Community Agriculture Alliance: Noxious weed management | SteamboatToday.com

Community Agriculture Alliance: Noxious weed management

Colorado law, landowner responsibility and good stewardship


Greg Brown
For Steamboat Pilot & Today
Leafy spurge grows on the banks of the Yampa River.
Yampa River Leafy Spurge Project/courtesy

As citizens of Colorado we have a responsibility to manage noxious weeds as designated under the 2003 Colorado Noxious Weed Act, Title 35, Article 5.5. The law states that it is the duty of all persons to use integrated methods to manage noxious weeds if the same are likely to be materially damaging to the land of neighboring landowners. 

The Colorado Department of Agriculture maintains a list of noxious weeds designated for management which is divided into three separate lists, A, B and C. List A plants are designated for eradication on all state, federal and private lands. List B weeds include plants whose continued spread should be stopped by containment and suppression and List C weeds are designated for recommended control methods. 

The Department of Agriculture also maintains a watch list, including plants for which additional monitoring and evaluation are indicated to determine if they warrant inclusion as a noxious weed. A complete listing of these weeds can be found at the Department of Agriculture, Division of Plant Industry website and the Routt County Weed Program can provide booklets and help in identifying these weeds.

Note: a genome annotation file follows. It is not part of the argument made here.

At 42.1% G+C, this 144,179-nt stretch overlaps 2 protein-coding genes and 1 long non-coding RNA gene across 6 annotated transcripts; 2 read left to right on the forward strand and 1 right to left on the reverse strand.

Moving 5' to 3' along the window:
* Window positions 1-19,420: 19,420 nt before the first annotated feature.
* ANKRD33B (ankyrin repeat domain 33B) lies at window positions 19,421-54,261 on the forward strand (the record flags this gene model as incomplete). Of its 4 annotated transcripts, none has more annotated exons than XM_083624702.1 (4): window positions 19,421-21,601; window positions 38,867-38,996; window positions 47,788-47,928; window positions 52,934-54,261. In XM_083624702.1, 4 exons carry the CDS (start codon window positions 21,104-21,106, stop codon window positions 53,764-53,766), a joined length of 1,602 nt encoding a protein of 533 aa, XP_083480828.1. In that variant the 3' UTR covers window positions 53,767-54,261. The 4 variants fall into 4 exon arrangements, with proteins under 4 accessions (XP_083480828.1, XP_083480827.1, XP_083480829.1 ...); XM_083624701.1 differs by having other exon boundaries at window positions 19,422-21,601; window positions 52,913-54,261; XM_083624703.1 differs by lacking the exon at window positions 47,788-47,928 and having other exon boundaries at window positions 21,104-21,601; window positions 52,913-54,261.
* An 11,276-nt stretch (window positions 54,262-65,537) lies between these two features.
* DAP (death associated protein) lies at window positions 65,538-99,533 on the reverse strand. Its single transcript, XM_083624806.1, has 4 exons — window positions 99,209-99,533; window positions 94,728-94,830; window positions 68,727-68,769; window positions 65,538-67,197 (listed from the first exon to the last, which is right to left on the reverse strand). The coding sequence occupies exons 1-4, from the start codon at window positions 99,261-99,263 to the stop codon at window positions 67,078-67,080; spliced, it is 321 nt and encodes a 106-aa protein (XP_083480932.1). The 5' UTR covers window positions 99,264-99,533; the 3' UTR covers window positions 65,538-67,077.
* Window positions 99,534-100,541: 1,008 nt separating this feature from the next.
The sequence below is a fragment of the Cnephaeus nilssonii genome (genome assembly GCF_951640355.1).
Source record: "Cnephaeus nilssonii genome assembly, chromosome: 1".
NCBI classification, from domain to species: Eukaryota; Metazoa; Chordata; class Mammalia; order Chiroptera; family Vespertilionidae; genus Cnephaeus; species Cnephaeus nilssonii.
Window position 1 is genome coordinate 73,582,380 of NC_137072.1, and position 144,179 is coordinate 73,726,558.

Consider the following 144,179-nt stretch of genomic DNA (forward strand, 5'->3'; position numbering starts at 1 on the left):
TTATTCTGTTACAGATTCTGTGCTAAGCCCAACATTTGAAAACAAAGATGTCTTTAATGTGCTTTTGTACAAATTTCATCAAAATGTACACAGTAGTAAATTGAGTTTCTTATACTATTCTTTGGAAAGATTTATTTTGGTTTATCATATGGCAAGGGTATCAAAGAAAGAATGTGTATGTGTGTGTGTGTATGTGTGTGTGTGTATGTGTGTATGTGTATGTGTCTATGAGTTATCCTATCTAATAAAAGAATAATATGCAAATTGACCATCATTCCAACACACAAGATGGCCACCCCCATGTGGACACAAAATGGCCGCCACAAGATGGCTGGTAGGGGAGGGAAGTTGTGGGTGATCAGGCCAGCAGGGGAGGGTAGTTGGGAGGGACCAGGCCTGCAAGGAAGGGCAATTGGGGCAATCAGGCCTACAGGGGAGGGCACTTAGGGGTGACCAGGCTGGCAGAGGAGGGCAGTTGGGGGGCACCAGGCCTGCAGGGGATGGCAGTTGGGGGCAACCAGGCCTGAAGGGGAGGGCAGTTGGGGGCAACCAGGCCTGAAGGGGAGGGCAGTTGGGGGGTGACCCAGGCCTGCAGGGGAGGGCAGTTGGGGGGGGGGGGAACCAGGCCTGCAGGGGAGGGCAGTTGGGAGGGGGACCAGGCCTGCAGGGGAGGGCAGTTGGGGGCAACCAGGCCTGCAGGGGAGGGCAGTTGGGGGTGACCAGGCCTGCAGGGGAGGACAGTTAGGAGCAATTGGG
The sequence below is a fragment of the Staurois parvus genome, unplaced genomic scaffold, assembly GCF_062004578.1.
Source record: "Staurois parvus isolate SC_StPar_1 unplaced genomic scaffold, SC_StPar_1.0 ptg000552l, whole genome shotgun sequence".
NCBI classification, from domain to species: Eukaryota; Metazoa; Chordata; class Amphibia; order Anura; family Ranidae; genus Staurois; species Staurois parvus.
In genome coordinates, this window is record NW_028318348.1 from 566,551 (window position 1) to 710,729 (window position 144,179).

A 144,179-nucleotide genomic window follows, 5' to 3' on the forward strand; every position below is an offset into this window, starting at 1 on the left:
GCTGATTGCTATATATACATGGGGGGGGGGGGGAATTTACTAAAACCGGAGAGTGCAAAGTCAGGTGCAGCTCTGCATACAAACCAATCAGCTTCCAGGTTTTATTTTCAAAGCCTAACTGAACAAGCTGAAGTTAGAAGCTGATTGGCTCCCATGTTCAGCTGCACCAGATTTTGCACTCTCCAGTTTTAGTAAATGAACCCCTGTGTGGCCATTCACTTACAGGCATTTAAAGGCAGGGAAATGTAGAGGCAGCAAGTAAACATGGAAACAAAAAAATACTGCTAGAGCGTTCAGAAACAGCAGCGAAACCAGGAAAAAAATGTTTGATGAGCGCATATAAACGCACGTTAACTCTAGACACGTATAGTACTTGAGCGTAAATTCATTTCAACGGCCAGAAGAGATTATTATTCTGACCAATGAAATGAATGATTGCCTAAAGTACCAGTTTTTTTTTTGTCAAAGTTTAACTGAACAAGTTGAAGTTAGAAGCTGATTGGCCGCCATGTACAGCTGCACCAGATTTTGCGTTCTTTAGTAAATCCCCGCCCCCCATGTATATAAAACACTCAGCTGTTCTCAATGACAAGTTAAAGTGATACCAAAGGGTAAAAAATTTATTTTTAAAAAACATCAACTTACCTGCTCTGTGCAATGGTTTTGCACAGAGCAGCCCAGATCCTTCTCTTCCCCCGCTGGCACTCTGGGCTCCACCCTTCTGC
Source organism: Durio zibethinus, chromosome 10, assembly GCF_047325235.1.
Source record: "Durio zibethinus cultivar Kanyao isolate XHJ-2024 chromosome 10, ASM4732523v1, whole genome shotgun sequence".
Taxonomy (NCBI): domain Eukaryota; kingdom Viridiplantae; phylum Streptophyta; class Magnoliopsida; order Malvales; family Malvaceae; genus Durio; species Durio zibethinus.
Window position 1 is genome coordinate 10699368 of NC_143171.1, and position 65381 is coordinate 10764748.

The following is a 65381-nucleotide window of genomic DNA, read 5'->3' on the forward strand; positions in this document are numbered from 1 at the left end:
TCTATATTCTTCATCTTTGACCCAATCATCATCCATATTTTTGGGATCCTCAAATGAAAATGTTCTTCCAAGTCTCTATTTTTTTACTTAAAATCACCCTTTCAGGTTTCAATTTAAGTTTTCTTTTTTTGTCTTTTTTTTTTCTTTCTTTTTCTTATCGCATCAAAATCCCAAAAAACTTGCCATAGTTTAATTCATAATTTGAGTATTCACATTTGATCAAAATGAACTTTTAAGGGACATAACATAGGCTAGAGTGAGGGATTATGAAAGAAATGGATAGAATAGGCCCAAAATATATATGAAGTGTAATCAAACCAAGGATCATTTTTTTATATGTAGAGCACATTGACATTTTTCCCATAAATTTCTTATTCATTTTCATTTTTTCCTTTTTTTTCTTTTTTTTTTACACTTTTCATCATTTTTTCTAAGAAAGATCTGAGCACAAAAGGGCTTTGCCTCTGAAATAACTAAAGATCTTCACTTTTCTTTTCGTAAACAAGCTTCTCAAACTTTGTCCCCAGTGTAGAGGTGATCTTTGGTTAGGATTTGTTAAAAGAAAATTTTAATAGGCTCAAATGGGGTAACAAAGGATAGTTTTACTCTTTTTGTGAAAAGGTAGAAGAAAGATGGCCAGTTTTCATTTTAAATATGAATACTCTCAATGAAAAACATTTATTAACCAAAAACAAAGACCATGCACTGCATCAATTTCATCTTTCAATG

The Colorado Noxious Weed Act also gives the counties authority to designate weeds not on the Colorado lists and mandate management responsibilities.  Routt County’s list consists of  13 weeds which are common to the Colorado list and include: Cypress spurge, Myrtle spurge, leafy spurge, diffuse knapweed, meadow knapweed, Russian knapweed, spotted knapweed, Dalmatian toadflax, yellow toadflax, whitetop, houndstongue, orange hawkweed and purple loosestrife. Some of these weeds are prolific in Routt County and some are very rare, but the presence of any of these weeds on a property requires that an effort be made to manage them. 

The Weed Act requires control efforts to be instituted and if they are not, it gives the county the authority to treat the weeds and bill the property owner or place a lien on the property for the costs incurred in treating the weed infestation. It also requires the county to control the weeds on any right of way adjacent to said property.

That summarizes the legal responsibility of landowners to manage noxious weeds, but what is the real value in treating them? Noxious weeds displace native vegetation which can seriously impact native plant communities, wildlife habitat, recreation opportunities, livestock grazing and land value. 

An example of weed impacts would be the effect of leafy spurge on cattle production, where 40% cover by the spurge can result in a 90% loss of grazing productivity. Local wildlife officers report that every elk coming through a game check station for many hunting seasons has had houndstongue burs on their hide. Most of this seed comes from infestations on private ground below the national forests. I think most of us strive to be good neighbors and exercise responsible stewardship over the lands under our care and we can start by controlling our own weeds.

Greg Brown is the weed supervisor for Routt County Weed Program.


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